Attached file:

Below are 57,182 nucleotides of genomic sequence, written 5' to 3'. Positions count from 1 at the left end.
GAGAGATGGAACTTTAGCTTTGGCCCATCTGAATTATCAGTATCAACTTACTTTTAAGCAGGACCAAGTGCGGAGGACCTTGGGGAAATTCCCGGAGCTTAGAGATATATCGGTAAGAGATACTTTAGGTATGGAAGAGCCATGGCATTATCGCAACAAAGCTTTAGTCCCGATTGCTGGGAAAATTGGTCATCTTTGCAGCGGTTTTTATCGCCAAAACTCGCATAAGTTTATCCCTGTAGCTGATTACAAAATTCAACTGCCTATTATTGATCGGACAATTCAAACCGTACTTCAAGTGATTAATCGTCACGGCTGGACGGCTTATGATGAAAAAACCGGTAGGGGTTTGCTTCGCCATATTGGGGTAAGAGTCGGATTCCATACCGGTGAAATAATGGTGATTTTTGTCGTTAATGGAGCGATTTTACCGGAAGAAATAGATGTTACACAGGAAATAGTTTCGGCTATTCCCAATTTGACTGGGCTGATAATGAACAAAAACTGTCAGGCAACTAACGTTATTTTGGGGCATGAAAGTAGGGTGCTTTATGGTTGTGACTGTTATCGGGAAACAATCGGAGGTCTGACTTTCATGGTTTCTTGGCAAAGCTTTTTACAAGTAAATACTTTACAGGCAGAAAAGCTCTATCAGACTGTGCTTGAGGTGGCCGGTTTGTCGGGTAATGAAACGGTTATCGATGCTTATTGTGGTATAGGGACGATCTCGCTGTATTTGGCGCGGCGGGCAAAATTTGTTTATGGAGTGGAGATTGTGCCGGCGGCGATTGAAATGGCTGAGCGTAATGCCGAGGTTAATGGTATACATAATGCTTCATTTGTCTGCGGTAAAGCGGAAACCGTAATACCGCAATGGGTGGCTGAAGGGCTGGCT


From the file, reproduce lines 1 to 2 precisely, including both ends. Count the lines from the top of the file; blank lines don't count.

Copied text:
Below are 57,182 nucleotides of genomic sequence, written 5' to 3'. Positions count from 1 at the left end.
GAGAGATGGAACTTTAGCTTTGGCCCATCTGAATTATCAGTATCAACTTACTTTTAAGCAGGACCAAGTGCGGAGGACCTTGGGGAAATTCCCGGAGCTTAGAGATATATCGGTAAGAGATACTTTAGGTATGGAAGAGCCATGGCATTATCGCAACAAAGCTTTAGTCCCGATTGCTGGGAAAATTGGTCATCTTTGCAGCGGTTTTTATCGCCAAAACTCGCATAAGTTTATCCCTGTAGCTGATTACAAAATTCAACTGCCTATTATTGATCGGACAATTCAAACCGTACTTCAAGTGATTAATCGTCACGGCTGGACGGCTTATGATGAAAAAACCGGTAGGGGTTTGCTTCGCCATATTGGGGTAAGAGTCGGATTCCATACCGGTGAAATAATGGTGATTTTTGTCGTTAATGGAGCGATTTTACCGGAAGAAATAGATGTTACACAGGAAATAGTTTCGGCTATTCCCAATTTGACTGGGCTGATAATGAACAAAAACTGTCAGGCAACTAACGTTATTTTGGGGCATGAAAGTAGGGTGCTTTATGGTTGTGACTGTTATCGGGAAACAATCGGAGGTCTGACTTTCATGGTTTCTTGGCAAAGCTTTTTACAAGTAAATACTTTACAGGCAGAAAAGCTCTATCAGACTGTGCTTGAGGTGGCCGGTTTGTCGGGTAATGAAACGGTTATCGATGCTTATTGTGGTATAGGGACGATCTCGCTGTATTTGGCGCGGCGGGCAAAATTTGTTTATGGAGTGGAGATTGTGCCGGCGGCGATTGAAATGGCTGAGCGTAATGCCGAGGTTAATGGTATACATAATGCTTCATTTGTCTGCGGTAAAGCGGAAACCGTAATACCGCAATGGGTGGCTGAAGGGCTGGCT